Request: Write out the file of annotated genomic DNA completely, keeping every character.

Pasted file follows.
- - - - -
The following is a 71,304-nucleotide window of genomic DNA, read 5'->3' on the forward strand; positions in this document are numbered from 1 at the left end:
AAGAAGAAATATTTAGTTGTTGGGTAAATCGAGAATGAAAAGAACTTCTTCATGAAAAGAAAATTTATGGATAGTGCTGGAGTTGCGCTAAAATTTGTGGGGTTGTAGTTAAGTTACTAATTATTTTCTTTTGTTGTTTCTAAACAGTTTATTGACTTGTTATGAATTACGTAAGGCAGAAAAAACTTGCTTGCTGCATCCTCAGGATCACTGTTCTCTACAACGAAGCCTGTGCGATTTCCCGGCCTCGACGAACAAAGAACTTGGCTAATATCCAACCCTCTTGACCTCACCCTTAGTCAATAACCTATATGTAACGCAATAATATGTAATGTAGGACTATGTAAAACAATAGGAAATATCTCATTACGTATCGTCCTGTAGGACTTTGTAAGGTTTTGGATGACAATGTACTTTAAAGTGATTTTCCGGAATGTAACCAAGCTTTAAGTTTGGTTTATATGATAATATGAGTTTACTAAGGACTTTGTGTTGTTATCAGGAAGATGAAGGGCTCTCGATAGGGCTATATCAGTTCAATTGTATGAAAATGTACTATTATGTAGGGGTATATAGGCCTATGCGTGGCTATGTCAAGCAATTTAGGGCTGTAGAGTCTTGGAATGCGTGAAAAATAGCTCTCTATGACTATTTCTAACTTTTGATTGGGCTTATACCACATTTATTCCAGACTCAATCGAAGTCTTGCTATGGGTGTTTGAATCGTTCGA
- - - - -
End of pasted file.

The following is a 71,304-nucleotide window of genomic DNA, read 5'->3' on the forward strand; positions in this document are numbered from 1 at the left end:
AAGAAGAAATATTTAGTTGTTGGGTAAATCGAGAATGAAAAGAACTTCTTCATGAAAAGAAAATTTATGGATAGTGCTGGAGTTGCGCTAAAATTTGTGGGGTTGTAGTTAAGTTACTAATTATTTTCTTTTGTTGTTTCTAAACAGTTTATTGACTTGTTATGAATTACGTAAGGCAGAAAAAACTTGCTTGCTGCATCCTCAGGATCACTGTTCTCTACAACGAAGCCTGTGCGATTTCCCGGCCTCGACGAACAAAGAACTTGGCTAATATCCAACCCTCTTGACCTCACCCTTAGTCAATAACCTATATGTAACGCAATAATATGTAATGTAGGACTATGTAAAACAATAGGAAATATCTCATTACGTATCGTCCTGTAGGACTTTGTAAGGTTTTGGATGACAATGTACTTTAAAGTGATTTTCCGGAATGTAACCAAGCTTTAAGTTTGGTTTATATGATAATATGAGTTTACTAAGGACTTTGTGTTGTTATCAGGAAGATGAAGGGCTCTCGATAGGGCTATATCAGTTCAATTGTATGAAAATGTACTATTATGTAGGGGTATATAGGCCTATGCGTGGCTATGTCAAGCAATTTAGGGCTGTAGAGTCTTGGAATGCGTGAAAAATAGCTCTCTATGACTATTTCTAACTTTTGATTGGGCTTATACCACATTTATTCCAGACTCAATCGAAGTCTTGCTATGGGTGTTTGAATCGTTCGA